Development of Malaria Vaccines using an Alpahvirus Virus-Like Pa | 60205
Journal of Clinical Trials

Journal of Clinical Trials
Open Access

ISSN: 2167-0870

+44 7868 792050

Development of Malaria Vaccines using an Alpahvirus Virus-Like Particle (VLP) Platform

Webinar on 5th International Conference on Vaccines, Immunology and Clinical Trials

March 23-24, 2022 | Webinar

Wataru Akahata

Kyoto University, USA

Scientific Tracks Abstracts: J Clin Trials

Abstract :

Malaria is one of the most serious public health problems worldwide. However, there is no effective, FDA approved vaccine available to prevent it. Here we develop a novel virus-like particle (VLP) platform based on alphavirus VLP (i-αVLP), presenting the malaria circumsporozoite protein (CSP) domain. The proprietary i-VLP contains antigen insertions into two different sites of its envelope and has displayed 480 copies of the inserted antigen on each αVLP. The highly symmetrical, dense array of antigens elicits very strong immune responses. Mice and monkeys immunized with the Plasmodium falciparum (Pf) CSP inserted i-VLP produced a high titer of antibodies against CSP. Passive transfer of serum collected from immunized rhesus macaques conferred inhibition of parasite liver stage development in mice exposed to P. berghei expressing a functional Pf CSP. In addition, the ability of anti-CSP antibody induced by i-αVLP-based vaccine was further assessed by using a mouse malaria challenge model. The mice immunized with i-αVLP displaying P. yoelii (Py) CSP also showed protection against a Py sporozoites challenge. These results demonstrate a successful VLP platform accommodating CSP increases immunogenicity, which can provide sterile protection against malaria infection. VLP Therapeutic is launching a clinical development program for the product, VLPM01, highlighted by a planned Phase I/IIa clinical trial in 2016.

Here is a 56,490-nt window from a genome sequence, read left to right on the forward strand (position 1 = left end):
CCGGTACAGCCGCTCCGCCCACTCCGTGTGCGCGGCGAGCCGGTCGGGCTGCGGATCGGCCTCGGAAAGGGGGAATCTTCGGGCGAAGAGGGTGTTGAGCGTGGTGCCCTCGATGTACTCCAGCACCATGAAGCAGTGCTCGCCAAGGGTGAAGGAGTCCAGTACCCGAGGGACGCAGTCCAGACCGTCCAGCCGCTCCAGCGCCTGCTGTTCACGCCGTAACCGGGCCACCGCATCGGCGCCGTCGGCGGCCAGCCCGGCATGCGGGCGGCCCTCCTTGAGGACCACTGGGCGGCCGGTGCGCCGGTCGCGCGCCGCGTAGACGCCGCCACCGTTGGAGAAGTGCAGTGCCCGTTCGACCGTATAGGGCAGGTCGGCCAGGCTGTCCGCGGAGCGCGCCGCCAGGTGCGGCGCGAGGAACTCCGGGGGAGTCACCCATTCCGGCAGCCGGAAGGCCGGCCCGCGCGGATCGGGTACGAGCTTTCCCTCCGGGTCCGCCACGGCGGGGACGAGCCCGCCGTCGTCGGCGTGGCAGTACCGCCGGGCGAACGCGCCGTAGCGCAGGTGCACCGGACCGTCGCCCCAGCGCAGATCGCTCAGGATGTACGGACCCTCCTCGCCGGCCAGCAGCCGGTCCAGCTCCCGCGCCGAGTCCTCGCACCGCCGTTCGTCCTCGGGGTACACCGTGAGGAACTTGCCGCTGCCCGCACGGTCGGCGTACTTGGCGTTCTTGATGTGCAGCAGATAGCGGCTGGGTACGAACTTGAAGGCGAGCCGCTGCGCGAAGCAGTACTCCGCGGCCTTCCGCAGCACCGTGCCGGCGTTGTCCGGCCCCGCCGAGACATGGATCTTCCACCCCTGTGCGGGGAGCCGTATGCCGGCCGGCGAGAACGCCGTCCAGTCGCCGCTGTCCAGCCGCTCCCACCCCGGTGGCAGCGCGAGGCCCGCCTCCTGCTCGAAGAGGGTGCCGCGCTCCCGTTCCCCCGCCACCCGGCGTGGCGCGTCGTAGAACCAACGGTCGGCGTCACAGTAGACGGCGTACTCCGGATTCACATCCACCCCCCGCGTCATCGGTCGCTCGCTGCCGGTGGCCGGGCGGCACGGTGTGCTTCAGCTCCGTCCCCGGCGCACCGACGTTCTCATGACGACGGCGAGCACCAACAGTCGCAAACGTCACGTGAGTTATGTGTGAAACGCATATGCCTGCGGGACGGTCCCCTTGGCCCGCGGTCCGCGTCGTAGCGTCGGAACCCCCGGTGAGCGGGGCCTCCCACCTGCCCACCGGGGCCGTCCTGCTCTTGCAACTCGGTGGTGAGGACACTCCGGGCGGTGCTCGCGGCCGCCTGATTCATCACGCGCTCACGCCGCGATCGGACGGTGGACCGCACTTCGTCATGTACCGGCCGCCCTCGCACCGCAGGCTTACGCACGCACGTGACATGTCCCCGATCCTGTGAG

Biography :

Wataru Akahata completed his Ph.D. from Graduate School, Kyoto University and postdoctoral studies at the Vaccine Research Center, National Institutes of Health (NIH). He has over 10 years of experience in vaccine development against emerging infectious diseases and received NIH Director’s award for his work in the development of alphavirus vaccines. He is the CEO of VLP Therapeutics, with the mission to develop innovative medical treatments, transform traditional vaccines and targeted antibody therapies in order to address global unmet medical needs.